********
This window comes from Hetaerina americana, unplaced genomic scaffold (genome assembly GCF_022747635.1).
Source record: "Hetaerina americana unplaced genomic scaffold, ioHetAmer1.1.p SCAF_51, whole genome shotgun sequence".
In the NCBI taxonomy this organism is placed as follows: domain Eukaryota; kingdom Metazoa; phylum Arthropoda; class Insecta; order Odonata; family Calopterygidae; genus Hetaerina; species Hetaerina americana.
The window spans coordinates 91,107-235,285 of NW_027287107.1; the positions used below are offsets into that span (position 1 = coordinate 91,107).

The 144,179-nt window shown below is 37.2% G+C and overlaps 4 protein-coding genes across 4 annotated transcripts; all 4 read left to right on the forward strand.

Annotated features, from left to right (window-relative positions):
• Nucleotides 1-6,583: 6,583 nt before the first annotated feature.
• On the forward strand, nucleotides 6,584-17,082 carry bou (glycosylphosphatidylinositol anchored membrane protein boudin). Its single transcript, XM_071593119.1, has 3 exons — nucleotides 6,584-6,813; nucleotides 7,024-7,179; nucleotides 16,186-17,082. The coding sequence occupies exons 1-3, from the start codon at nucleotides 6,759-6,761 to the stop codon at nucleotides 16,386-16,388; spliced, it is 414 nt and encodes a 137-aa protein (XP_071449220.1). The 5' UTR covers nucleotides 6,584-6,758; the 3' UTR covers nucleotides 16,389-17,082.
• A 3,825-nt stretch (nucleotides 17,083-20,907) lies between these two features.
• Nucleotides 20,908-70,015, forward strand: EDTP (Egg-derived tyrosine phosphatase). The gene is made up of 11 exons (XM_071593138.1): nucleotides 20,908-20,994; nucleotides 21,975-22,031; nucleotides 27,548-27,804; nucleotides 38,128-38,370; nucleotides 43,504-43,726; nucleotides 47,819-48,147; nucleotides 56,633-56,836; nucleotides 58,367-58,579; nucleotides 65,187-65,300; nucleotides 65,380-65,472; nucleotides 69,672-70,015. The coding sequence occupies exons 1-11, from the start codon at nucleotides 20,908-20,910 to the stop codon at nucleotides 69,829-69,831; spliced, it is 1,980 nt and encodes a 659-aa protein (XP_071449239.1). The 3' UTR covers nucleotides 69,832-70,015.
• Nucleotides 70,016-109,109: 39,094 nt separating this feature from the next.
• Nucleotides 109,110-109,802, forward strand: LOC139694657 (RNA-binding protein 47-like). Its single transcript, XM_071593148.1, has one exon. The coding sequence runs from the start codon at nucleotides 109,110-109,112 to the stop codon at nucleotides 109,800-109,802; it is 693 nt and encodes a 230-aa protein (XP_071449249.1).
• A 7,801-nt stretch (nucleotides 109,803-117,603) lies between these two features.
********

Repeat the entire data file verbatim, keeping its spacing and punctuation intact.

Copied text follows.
This window comes from Hetaerina americana, unplaced genomic scaffold (genome assembly GCF_022747635.1).
Source record: "Hetaerina americana unplaced genomic scaffold, ioHetAmer1.1.p SCAF_51, whole genome shotgun sequence".
In the NCBI taxonomy this organism is placed as follows: domain Eukaryota; kingdom Metazoa; phylum Arthropoda; class Insecta; order Odonata; family Calopterygidae; genus Hetaerina; species Hetaerina americana.
The window spans coordinates 91,107-235,285 of NW_027287107.1; the positions used below are offsets into that span (position 1 = coordinate 91,107).

The 144,179-nt window shown below is 37.2% G+C and overlaps 4 protein-coding genes across 4 annotated transcripts; all 4 read left to right on the forward strand.

Annotated features, from left to right (window-relative positions):
• Nucleotides 1-6,583: 6,583 nt before the first annotated feature.
• On the forward strand, nucleotides 6,584-17,082 carry bou (glycosylphosphatidylinositol anchored membrane protein boudin). Its single transcript, XM_071593119.1, has 3 exons — nucleotides 6,584-6,813; nucleotides 7,024-7,179; nucleotides 16,186-17,082. The coding sequence occupies exons 1-3, from the start codon at nucleotides 6,759-6,761 to the stop codon at nucleotides 16,386-16,388; spliced, it is 414 nt and encodes a 137-aa protein (XP_071449220.1). The 5' UTR covers nucleotides 6,584-6,758; the 3' UTR covers nucleotides 16,389-17,082.
• A 3,825-nt stretch (nucleotides 17,083-20,907) lies between these two features.
• Nucleotides 20,908-70,015, forward strand: EDTP (Egg-derived tyrosine phosphatase). The gene is made up of 11 exons (XM_071593138.1): nucleotides 20,908-20,994; nucleotides 21,975-22,031; nucleotides 27,548-27,804; nucleotides 38,128-38,370; nucleotides 43,504-43,726; nucleotides 47,819-48,147; nucleotides 56,633-56,836; nucleotides 58,367-58,579; nucleotides 65,187-65,300; nucleotides 65,380-65,472; nucleotides 69,672-70,015. The coding sequence occupies exons 1-11, from the start codon at nucleotides 20,908-20,910 to the stop codon at nucleotides 69,829-69,831; spliced, it is 1,980 nt and encodes a 659-aa protein (XP_071449239.1). The 3' UTR covers nucleotides 69,832-70,015.
• Nucleotides 70,016-109,109: 39,094 nt separating this feature from the next.
• Nucleotides 109,110-109,802, forward strand: LOC139694657 (RNA-binding protein 47-like). Its single transcript, XM_071593148.1, has one exon. The coding sequence runs from the start codon at nucleotides 109,110-109,112 to the stop codon at nucleotides 109,800-109,802; it is 693 nt and encodes a 230-aa protein (XP_071449249.1).
• A 7,801-nt stretch (nucleotides 109,803-117,603) lies between these two features.